N2 - Purpose: Systemic exposure to mercaptopurine (MP) is critical for durable remissions in children with acute lymphoblastic leukemia (ALL). Nonadherence to oral MP could increase relapse risk and also contribute to inferior outcome in Hispanics. This study identified determinants of adherence and described impact of adherence on relapse, both overall and by ethnicity. Patients and Methods: A total of 327 children with ALL (169 Hispanic; 158 non-Hispanic white) participated. Medication event-monitoring system caps recorded date and time of MP bottle openings. Adherence rate, calculated monthly, was defined as ratio of days of MP bottle opening to days when MP was prescribed. Results: After 53,394 person-days of monitoring, adherence declined from 94.7% (month 1) to 90.2% (month 6; P < .001). Mean adherence over 6 months was significantly lower among Hispanics (88.4% v 94.8%; P < .001), patients age ≥ 12 years (85.8% v 93.1%; P < .001), and patients from single-mother households (80.6% v 93.1%; P = .001). A progressive increase in relapse was observed with decreasing adherence (reference: adherence ≥ 95%; 94.9% to 90%: hazard ratio [HR], 4.1; 95% CI,1.2 to 13.5; P = .02; 89.9% to 85%: HR, 4.0; 95% CI, 1.0 to 15.5; P = .04; < 85%: HR. 5.7; 95% CI, 1.9 to 16.8; P = .002). Cumulative incidence of relapse (± standard deviation) was higher among Hispanics (16.5% ± 4.0% v 6.3% ± 2.2%; P = .02). Association between Hispanic ethnicity and relapse (HR, 2.6; 95% CI, 1.1 to 6.1; P = .02) became nonsignificant (HR, 1.8; 95% CI, 0.6 to 5.2; P = .26) after adjusting for adherence and socioeconomic status. At adherence rates ≥ 90%, Hispanics continued to demonstrate higher relapse, whereas at rates < 90%, relapse risk was comparable to that of non-Hispanic whites. Conclusion: Lower adherence to oral MP increases relapse risk. Ethnic difference in relapse risk differs by level of adherence-an observation currently under investigation.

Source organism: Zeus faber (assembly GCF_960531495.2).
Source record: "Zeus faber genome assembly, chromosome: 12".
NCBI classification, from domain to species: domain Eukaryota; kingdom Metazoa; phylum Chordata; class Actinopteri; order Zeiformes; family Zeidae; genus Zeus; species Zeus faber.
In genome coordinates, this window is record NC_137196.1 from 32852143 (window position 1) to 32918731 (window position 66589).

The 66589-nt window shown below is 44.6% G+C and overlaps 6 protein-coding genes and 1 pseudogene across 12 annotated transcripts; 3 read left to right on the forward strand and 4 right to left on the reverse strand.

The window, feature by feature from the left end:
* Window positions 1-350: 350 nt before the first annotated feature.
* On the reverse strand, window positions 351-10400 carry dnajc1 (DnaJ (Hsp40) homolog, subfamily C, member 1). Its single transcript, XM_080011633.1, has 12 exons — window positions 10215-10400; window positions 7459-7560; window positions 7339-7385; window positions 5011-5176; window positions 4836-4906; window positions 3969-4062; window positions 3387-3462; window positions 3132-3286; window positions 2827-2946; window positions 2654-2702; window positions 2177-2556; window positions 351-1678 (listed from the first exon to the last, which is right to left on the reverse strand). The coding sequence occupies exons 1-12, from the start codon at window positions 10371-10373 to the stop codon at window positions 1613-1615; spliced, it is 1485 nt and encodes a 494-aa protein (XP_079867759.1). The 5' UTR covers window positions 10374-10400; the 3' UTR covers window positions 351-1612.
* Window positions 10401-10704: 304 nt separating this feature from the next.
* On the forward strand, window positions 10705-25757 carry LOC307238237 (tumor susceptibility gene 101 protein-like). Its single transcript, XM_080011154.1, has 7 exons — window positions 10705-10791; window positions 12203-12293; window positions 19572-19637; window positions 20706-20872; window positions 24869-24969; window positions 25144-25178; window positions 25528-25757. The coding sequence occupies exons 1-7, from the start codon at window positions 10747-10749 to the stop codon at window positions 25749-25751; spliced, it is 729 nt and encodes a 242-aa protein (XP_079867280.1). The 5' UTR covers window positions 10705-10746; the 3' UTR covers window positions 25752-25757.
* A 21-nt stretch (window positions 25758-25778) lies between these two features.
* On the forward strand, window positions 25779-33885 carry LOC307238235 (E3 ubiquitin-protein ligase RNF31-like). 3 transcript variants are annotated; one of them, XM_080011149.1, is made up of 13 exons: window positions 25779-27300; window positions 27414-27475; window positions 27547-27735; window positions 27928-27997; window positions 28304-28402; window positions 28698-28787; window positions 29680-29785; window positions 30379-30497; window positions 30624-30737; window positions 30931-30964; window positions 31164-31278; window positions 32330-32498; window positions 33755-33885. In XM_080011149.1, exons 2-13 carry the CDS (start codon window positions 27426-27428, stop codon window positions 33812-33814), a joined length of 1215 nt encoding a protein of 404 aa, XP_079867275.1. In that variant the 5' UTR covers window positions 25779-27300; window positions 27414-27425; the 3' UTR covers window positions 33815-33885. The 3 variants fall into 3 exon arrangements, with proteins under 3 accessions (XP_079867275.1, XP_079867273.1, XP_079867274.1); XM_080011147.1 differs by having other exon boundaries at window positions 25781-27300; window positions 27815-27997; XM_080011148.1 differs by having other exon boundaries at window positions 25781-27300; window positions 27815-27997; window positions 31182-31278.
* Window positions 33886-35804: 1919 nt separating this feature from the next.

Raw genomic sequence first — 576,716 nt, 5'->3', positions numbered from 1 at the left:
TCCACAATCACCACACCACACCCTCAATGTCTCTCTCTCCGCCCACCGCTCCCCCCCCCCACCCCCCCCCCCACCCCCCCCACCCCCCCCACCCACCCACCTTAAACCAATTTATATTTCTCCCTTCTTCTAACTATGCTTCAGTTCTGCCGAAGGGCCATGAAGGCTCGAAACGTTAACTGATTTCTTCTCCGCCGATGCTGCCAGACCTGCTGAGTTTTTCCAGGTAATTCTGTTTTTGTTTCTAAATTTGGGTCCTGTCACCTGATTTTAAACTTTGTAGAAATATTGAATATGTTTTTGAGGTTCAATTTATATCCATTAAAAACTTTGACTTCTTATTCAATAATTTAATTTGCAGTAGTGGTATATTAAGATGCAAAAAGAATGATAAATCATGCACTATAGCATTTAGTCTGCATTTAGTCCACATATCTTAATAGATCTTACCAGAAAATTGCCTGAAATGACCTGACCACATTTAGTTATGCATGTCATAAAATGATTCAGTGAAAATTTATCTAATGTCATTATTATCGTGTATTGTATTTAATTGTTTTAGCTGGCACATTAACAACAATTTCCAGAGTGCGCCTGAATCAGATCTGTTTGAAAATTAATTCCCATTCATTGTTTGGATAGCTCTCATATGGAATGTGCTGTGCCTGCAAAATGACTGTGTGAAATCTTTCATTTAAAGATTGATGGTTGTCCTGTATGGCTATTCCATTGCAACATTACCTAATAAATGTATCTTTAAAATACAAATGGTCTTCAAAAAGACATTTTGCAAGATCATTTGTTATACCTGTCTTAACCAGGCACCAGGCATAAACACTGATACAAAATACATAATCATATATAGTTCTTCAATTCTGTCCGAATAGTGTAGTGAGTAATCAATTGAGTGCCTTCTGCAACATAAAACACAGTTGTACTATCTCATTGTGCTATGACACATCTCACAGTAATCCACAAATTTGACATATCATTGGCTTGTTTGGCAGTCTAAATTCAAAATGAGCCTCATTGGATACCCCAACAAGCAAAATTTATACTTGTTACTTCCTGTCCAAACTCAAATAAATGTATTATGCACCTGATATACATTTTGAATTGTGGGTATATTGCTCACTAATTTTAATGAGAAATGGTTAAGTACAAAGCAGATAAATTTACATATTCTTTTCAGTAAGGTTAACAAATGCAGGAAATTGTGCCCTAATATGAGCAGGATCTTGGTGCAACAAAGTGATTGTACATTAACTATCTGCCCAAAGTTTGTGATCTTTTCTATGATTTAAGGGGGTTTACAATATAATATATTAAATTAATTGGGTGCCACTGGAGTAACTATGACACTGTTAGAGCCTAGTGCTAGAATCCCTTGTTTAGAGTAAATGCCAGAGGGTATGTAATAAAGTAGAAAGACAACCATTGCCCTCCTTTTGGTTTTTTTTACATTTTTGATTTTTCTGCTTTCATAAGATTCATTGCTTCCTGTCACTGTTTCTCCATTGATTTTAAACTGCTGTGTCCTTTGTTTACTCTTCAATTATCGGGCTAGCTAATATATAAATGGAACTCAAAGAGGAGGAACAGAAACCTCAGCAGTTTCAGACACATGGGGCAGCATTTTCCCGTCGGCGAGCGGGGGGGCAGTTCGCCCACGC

AB - Purpose: Systemic exposure to mercaptopurine (MP) is critical for durable remissions in children with acute lymphoblastic leukemia (ALL). Nonadherence to oral MP could increase relapse risk and also contribute to inferior outcome in Hispanics. This study identified determinants of adherence and described impact of adherence on relapse, both overall and by ethnicity. Patients and Methods: A total of 327 children with ALL (169 Hispanic; 158 non-Hispanic white) participated. Medication event-monitoring system caps recorded date and time of MP bottle openings. Adherence rate, calculated monthly, was defined as ratio of days of MP bottle opening to days when MP was prescribed. Results: After 53,394 person-days of monitoring, adherence declined from 94.7% (month 1) to 90.2% (month 6; P < .001). Mean adherence over 6 months was significantly lower among Hispanics (88.4% v 94.8%; P < .001), patients age ≥ 12 years (85.8% v 93.1%; P < .001), and patients from single-mother households (80.6% v 93.1%; P = .001). A progressive increase in relapse was observed with decreasing adherence (reference: adherence ≥ 95%; 94.9% to 90%: hazard ratio [HR], 4.1; 95% CI,1.2 to 13.5; P = .02; 89.9% to 85%: HR, 4.0; 95% CI, 1.0 to 15.5; P = .04; < 85%: HR. 5.7; 95% CI, 1.9 to 16.8; P = .002). Cumulative incidence of relapse (± standard deviation) was higher among Hispanics (16.5% ± 4.0% v 6.3% ± 2.2%; P = .02). Association between Hispanic ethnicity and relapse (HR, 2.6; 95% CI, 1.1 to 6.1; P = .02) became nonsignificant (HR, 1.8; 95% CI, 0.6 to 5.2; P = .26) after adjusting for adherence and socioeconomic status. At adherence rates ≥ 90%, Hispanics continued to demonstrate higher relapse, whereas at rates < 90%, relapse risk was comparable to that of non-Hispanic whites. Conclusion: Lower adherence to oral MP increases relapse risk. Ethnic difference in relapse risk differs by level of adherence-an observation currently under investigation.